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Just a few weeks after the launch of the Apple M1, there were already rumors of a new, even faster chip built on Apple Silicon. The Apple M1X coming and it is quite possible that its name is now final. The new Apple chip will probably be announced along with the unveiling of the 16″ Macbook Pro.
The latter should take place in the first quarter of 2021. With the Apple M1 already giving the competition from Intel and AMD a run for their money, the upcoming Apple Silicon will likely be yet another significant boost in performance. So while the Apple M1 receives raving reviews and topping CPU and battery life benchmarks, the Cupertino-based tech giant already has its sights to 2021.Today's Deals on Amazon
The Apple M1X Chip – Alleged Specs
Update: The benchmark results for the Apple M1X surfaced on CPU Monkey earlier this week. The M1X is reported to be a 12-core chipset instead of its 8-core predecessor, which was expected. Apple will also include a more powerful 16-core GPU aboard this chipset. The Apple M1 is equipped with an 8-core GPU on the MacBook Pro and a 7-core GPU on the MacBook Air base variant.
Apple tries to push its integrated CPU performance to the maximum. Is this an indicator of an effort to go fully integrated on desktops too? According to CPU Monkey, the clock will remain at 3.2GHz, without turbo or hyperthreading, and the core setup will be 8 Firestorm performance core and 4 Icestorm power-efficiency cores. The new GPU unit will be able to support up to three displays, according to the leak.
According to prematurely leaked information by LeaksApplePro on Twitter, the Apple M1X chip will be even more powerful. It will come with 12 CPU cores, four higher than the Apple M1's 8 cores. What makes things even more interesting, though, is that while Apple M1 has 4 Firestorm performance cores and 4 Icestorm power-efficiency cores, the Apple M1X chip will not split the cores in half. Instead, it will potentially have a configuration of 8 Firestorm cores and 4 Icestorm cores. If that configuration is true, it should make the Apple M1X chip a challenger for the top spot of synthetic benchmarks.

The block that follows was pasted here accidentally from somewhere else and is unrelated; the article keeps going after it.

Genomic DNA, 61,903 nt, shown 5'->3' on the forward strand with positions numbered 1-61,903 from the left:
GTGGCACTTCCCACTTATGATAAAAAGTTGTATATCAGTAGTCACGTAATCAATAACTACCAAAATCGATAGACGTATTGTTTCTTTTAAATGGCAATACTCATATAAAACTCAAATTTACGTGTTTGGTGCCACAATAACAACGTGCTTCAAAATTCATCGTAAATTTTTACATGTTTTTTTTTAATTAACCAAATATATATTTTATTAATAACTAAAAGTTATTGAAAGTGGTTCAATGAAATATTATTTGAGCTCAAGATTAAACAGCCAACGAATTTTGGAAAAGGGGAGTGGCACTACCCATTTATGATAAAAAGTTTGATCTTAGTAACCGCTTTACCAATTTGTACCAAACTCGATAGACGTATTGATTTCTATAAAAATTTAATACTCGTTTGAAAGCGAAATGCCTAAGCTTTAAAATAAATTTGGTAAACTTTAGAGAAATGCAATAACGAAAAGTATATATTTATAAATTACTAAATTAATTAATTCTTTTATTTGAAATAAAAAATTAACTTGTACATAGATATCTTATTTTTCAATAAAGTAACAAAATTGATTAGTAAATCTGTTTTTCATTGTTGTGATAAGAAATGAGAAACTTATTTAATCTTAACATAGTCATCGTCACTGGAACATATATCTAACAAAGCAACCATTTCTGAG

– 8 performance cores.
– 4 high efficiency cores.
– Coming first on a MacBook Pro
16″ unveiling as a press release.
– According to a source who used a prototype, “if you think M1 is fast, you haven't seen M1X”.
-Name isn't final though. pic.twitter.com/tpBhXpDCad
– LeaksApplePro (@LeaksApplePro) November 22, 2020
Wait till you see the M1X
The same leaker quotes a source claiming that “if you think M1 is fast, you haven't seen the M1X”. If the Apple M1X chip's configuration is true, it's hard to imagine a different scenario. But for now, we will have to do with just leaks and rumors about the upcoming lineup of MacBook Pros and the SoC powering them. Regardless, low-power, portable performance is here to stay. Meanwhile, it feels that I am turning to a tech blogger, at least for now. Finally, I don't know why they would call it the Apple M2 so soon. M1X sounds more appropriate for the high-end version of the M1.
What is Apple M2?
The M2 codename may be used for Apple's 2021 MacBook Air and MacBook Pro in Fall, but it's also possible that it will be used for chipset expected to power the iMacs and Mac Pros, as it will have to be significantly more powerful,
What about the Intel-powered 16″ MacBook Pro?
The new Apple M1-powered MacBooks of 2020 have already rendered obsolete pretty much every Intel-powered MacBook Air or Pro released before them. If the trend continues and the specs of the Apple M1X are confirmed, then probably even Intel-powered MacBooks will not be close in performance. What Apple will do with pricing remains to be seen, though, and how things will work out with having two variants of the same product.
The Main Challenge for the M1X – Graphics Performance
The main challenge for the M1X, just like any other SoC, is GPU performance. The idea of unified memory is great, but dedicated VRAM is typically much faster than RAM. At the same time, accommodating a GPU powerhouse like a dedicated graphics card in an SoC remains the challenge so far.
Let's see how the M1X tackles this issue and what solution Apple will come up with, especially on iMacs and Mac Pros.